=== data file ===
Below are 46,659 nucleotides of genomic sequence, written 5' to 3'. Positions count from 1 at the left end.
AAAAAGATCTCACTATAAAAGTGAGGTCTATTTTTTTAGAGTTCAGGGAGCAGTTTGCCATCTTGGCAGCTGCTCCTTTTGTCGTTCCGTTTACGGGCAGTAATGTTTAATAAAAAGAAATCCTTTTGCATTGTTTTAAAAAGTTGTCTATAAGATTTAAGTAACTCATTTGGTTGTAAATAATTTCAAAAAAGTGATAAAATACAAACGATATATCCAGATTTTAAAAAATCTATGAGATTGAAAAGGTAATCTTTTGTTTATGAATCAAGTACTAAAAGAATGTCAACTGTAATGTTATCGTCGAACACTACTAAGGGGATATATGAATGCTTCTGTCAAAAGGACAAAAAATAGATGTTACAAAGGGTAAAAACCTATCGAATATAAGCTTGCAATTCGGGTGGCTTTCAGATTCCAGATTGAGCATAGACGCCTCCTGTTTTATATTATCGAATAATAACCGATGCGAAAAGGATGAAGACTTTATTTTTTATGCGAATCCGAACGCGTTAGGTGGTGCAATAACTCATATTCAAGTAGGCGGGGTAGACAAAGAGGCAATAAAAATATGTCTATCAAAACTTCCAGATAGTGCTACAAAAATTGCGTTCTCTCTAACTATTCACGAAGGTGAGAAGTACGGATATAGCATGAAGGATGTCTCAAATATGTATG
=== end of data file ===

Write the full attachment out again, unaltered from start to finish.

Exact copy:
Below are 46,659 nucleotides of genomic sequence, written 5' to 3'. Positions count from 1 at the left end.
AAAAAGATCTCACTATAAAAGTGAGGTCTATTTTTTTAGAGTTCAGGGAGCAGTTTGCCATCTTGGCAGCTGCTCCTTTTGTCGTTCCGTTTACGGGCAGTAATGTTTAATAAAAAGAAATCCTTTTGCATTGTTTTAAAAAGTTGTCTATAAGATTTAAGTAACTCATTTGGTTGTAAATAATTTCAAAAAAGTGATAAAATACAAACGATATATCCAGATTTTAAAAAATCTATGAGATTGAAAAGGTAATCTTTTGTTTATGAATCAAGTACTAAAAGAATGTCAACTGTAATGTTATCGTCGAACACTACTAAGGGGATATATGAATGCTTCTGTCAAAAGGACAAAAAATAGATGTTACAAAGGGTAAAAACCTATCGAATATAAGCTTGCAATTCGGGTGGCTTTCAGATTCCAGATTGAGCATAGACGCCTCCTGTTTTATATTATCGAATAATAACCGATGCGAAAAGGATGAAGACTTTATTTTTTATGCGAATCCGAACGCGTTAGGTGGTGCAATAACTCATATTCAAGTAGGCGGGGTAGACAAAGAGGCAATAAAAATATGTCTATCAAAACTTCCAGATAGTGCTACAAAAATTGCGTTCTCTCTAACTATTCACGAAGGTGAGAAGTACGGATATAGCATGAAGGATGTCTCAAATATGTATG